Staten Island Citizen Poets School Fancy-Schmancy Versepeople in Freshkills Park Haiku Contest


The second annual Freshkills Park Haiku Contest (what, you didn’t know about it either?) took place in April, and the highly literate judges have now tallied the results, awarding three adult winners and one kid, probably for using the word “mounds” (heh heh).

A sampling of the winners, for your edification:

Tall thousand grasses
rub hollow elbows to the
chopstick cricket legs
–Robin Locke Monda

Looking at the mounds,
you are rolling down the past.
Future brings us new
–Lauren Seaquist, age 14

Those are good and all, but we sort of prefer the citizen poetry featured in the Staten Island Advance, where readers seem more focused on the fact that the “park” used to be a toxic waste dump than concerned with syllables or spelling or whatever.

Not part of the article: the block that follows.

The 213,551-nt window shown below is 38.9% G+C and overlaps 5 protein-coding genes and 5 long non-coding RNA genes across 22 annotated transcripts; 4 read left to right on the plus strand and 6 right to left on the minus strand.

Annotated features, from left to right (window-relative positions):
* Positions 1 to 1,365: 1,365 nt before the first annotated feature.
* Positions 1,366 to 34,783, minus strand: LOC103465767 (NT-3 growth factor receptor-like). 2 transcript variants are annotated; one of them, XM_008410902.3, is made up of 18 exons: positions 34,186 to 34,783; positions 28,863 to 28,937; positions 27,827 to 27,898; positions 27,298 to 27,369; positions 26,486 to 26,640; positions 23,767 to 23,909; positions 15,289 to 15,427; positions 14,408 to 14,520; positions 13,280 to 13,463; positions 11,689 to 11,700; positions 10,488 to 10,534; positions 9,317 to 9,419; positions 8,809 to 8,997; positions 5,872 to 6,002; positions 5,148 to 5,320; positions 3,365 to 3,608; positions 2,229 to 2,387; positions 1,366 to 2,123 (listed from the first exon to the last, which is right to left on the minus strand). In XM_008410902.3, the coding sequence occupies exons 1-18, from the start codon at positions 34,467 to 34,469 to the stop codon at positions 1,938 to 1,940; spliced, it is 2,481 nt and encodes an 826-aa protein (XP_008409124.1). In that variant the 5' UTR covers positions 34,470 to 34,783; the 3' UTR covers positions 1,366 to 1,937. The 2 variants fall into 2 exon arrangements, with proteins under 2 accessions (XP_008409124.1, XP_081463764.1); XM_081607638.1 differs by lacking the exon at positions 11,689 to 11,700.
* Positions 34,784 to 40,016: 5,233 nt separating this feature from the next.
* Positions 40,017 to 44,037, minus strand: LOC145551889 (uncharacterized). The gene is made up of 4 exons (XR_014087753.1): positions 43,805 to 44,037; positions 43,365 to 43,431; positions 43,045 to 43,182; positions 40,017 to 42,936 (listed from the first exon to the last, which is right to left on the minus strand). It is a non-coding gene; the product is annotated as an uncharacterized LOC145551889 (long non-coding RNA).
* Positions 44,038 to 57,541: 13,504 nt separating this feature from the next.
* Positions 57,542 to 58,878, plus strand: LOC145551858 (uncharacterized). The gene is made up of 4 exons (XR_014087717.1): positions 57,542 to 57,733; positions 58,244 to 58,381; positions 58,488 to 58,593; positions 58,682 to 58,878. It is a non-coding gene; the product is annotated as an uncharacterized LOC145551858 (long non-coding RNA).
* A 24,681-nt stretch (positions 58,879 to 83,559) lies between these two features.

Here are a couple of gems from the rather prolific “johnnypaz”:

as i sit here and breathe
the toxic gasses do wave
i’d be better off smelling my own gas
in a seald up cave

Come one come all,
and breathe in the gas
see 2 headed pidgeons
drop dead on the grass

This one is nice, too.

Smell the aroma,
You’re not in Tacoma.